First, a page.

The organization that the book club is part of, gets some financial support from the Northern Ireland Bureau and it helps that we read novels from the North.


message 17: by Michael (new)

Michael | 11 comments I enjoyed the rather unique narrative style. Ruminations and explanations are not usually my thing, but I felt the conceits of the style helped to transform telling into showing (sometimes). I enjoyed the themes explored, big and small, and I liked where the story landed overall. Strong contender.


message 18: by Dianne (new)

Dianne (derbyrock) | 5 comments This is a book to be admired rather than enjoyed. I would love to have a few of my friends at the opposite ends of the spectrum in American politics read this. If felt all too familiar. I wished it were shorter. It was laborious and claustrophobic at such a length and the points were made earlier. I see why it was included. I would expect to see it on the shortlist.


message 19: by Robert (new)

Robert | 363 comments Here's my review:

https://deucekindred.wordpress.com/20...

I agree with Dianne


message 20: by Hugh (new)

Hugh (bodachliath) | 151 comments Sorry you didn't enjoy it more. Still easily my favourite on the longlist.


message 21: by Robert (new)

Robert | 363 comments Hugh wrote: "Sorry you didn't enjoy it more. Still easily my favourite on the longlist."

So am I - usually I like books in the vein of Milkman (I mean Absence of Absalom has a similar structure) but I guess it was a case of wrong time. Probably in a few years time I will revisit it and I'll get more out of it.


message 22: by Hugh (new)

Hugh (bodachliath) | 151 comments I can't see any discussion here about why Burns chose to write about late 70s Belfast now. She was born there and is old enough to remember what it was like, and to me much of this book's message seems extremely relevant to today's society - particularly the difficulty of fighting hate-driven prejudice and petty tribalism.


message 23: by Bartleby (new)

Bartleby (bartlebyscrivener) I forgot to come here after finishing this book. I liked it immensely and I'm very grateful for the man booker judges for having put it on the longlist, otherwise I wouldn't have heard of it, much less read it. And I'm not sure what else I can say about it that you guys haven't already, so I'll just say that I could read a whole book about the wee sisters, such amusing and engaging characters! :)


message 24: by Barbara (new)

Barbara (bdegar) | 30 comments Gabriel wrote: "I forgot to come here after finishing this book. I liked it immensely and I'm very grateful for the man booker judges for having put it on the longlist, otherwise I wouldn't have heard of it, much ..."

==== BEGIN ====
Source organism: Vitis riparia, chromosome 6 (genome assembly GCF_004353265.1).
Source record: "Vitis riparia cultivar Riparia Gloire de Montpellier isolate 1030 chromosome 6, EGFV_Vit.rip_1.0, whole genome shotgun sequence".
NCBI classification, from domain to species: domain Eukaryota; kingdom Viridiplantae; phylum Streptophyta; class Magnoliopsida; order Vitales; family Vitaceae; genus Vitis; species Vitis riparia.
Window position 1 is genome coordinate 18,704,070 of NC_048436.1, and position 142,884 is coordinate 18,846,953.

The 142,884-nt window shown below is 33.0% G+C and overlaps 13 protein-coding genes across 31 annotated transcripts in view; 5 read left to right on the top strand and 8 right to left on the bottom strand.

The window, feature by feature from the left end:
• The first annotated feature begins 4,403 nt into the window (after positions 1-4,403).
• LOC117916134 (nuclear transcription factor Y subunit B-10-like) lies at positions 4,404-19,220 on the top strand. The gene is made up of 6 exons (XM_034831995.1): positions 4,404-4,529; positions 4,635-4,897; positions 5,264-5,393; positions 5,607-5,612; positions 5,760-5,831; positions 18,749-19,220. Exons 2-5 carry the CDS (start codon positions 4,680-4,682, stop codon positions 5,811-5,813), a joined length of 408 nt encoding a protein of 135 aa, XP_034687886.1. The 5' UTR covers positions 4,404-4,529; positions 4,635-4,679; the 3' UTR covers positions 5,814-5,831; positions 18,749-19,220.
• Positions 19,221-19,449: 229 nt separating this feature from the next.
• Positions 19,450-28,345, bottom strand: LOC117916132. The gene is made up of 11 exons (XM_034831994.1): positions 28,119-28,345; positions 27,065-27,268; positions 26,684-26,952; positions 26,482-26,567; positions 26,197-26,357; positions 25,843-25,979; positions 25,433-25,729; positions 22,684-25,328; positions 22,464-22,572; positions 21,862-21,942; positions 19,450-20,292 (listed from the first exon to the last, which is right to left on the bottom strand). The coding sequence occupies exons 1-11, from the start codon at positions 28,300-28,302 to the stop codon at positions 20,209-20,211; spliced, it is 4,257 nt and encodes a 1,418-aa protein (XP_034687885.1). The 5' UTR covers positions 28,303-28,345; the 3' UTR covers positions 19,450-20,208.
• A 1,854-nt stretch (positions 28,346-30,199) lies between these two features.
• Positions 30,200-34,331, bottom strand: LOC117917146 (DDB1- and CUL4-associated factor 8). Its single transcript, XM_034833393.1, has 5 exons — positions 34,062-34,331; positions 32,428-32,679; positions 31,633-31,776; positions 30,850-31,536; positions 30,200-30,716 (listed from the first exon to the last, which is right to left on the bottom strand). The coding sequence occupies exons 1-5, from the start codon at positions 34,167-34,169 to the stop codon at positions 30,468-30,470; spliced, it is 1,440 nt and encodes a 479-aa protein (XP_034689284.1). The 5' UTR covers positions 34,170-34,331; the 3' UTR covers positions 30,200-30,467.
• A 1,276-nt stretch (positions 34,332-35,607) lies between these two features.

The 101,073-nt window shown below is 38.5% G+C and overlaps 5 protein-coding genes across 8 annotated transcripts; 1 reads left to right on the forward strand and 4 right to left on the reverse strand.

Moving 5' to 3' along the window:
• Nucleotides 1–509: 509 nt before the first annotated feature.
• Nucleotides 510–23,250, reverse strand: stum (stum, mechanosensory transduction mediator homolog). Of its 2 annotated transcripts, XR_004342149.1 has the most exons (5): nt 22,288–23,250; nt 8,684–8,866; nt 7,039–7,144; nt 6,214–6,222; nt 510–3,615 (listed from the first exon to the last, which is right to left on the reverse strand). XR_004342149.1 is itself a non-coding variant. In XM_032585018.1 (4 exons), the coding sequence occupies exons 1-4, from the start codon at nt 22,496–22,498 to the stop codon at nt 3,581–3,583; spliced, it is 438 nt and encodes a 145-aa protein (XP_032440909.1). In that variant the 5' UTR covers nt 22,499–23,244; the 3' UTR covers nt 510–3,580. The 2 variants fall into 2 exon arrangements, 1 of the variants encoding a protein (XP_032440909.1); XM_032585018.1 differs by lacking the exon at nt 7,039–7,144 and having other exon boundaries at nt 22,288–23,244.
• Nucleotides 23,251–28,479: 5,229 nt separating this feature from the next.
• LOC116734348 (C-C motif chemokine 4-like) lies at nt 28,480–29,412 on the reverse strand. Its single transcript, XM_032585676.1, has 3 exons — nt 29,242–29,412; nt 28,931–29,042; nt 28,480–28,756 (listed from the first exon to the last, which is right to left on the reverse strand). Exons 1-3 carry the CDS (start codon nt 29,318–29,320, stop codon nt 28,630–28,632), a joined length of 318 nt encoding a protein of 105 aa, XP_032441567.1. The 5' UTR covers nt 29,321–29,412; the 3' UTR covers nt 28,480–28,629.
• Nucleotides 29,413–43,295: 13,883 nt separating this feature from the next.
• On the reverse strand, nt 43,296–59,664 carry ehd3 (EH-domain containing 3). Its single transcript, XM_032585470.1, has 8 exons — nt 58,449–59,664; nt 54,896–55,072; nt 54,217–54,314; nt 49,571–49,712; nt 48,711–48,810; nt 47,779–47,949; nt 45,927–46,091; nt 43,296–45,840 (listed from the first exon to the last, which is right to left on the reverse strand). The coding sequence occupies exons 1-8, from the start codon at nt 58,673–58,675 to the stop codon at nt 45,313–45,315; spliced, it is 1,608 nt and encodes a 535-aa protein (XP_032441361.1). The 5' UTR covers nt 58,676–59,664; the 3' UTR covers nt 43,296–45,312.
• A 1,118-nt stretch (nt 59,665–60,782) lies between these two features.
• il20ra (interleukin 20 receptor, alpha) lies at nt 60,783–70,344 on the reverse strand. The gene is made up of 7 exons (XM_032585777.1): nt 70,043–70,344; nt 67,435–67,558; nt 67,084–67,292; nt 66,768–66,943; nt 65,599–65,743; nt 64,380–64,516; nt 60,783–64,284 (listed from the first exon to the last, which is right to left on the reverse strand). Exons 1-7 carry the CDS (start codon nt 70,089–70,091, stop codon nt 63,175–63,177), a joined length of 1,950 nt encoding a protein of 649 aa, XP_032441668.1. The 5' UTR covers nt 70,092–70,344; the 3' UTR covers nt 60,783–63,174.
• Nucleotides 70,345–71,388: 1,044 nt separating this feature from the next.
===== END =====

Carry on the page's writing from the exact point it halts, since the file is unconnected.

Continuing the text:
I hope this novel brings more attention to writers of Northern Ireland. They are probably among the most overlooked writers in the English language. I just finished One by One in the Darkness by Deirdre Madden which I have to write a review of. Last year, the poet and novelist Nick Laird wrote an interesting novel Modern Gods.


Gumble's Yard - Golden Reviewer Bernard MacLaverty's Midwinter Break was a wonderful book somehow omitted from last year's Booker longlist.


message 26: by Barbara (new)

Barbara (bdegar) | 30 comments Gumble's Yard wrote: "Bernard MacLaverty's Midwinter Break was a wonderful book somehow omitted from last year's Booker longlist."

You are the first person I have seen suggest this and I agree. You also are probably aware that until a change in rules about 2 years ago, many new Irish novels were out of the running because of a rule that they had to be simultaneously published in Britain. Small presses like Tramp Press that first published Solar Bones found their books excluded. Big publishers come along and reissue these Irish novels and reap the profits. Glad the rule was changed.


Gumble's Yard - Golden Reviewer Yes I was, due to Tramp Press's media campaign on the topic.

The long overdue rule change was this year.


message 28: by Paul (new)

Paul Fulcher (fulcherkim) Was then a shame that the beneficiary of the rule change this year wasnt Tramp Press or one of their peers. Instead it was the biggest publisher of all, which already had 6 other books on the longlist under their other brands: Penguin Random House under their Doubleday Ireland imprint.


message 29: by Barbara (new)

Barbara (bdegar) | 30 comments Paul wrote: "Was then a shame that the beneficiary of the rule change this year wasnt Tramp Press or one of their peers. Instead it was the biggest publisher of all, which already had 6 other books on the longl..."
The swallowing up of other publishers by Random House and the few big publishing houses that remain, have put a damper on creative publishing. I would say readers who want to support new writing should go out of their way to buy from small publishers. A few that I try to buy from in addition to Tramp Press are Charco Press https://charcopress.com/, The Stinging Fly Press https://stingingfly.org/books/ and New Island http://newisland.ie/ among others. Most of those I listed are Irish, and I need to do some research on small presses in the UK.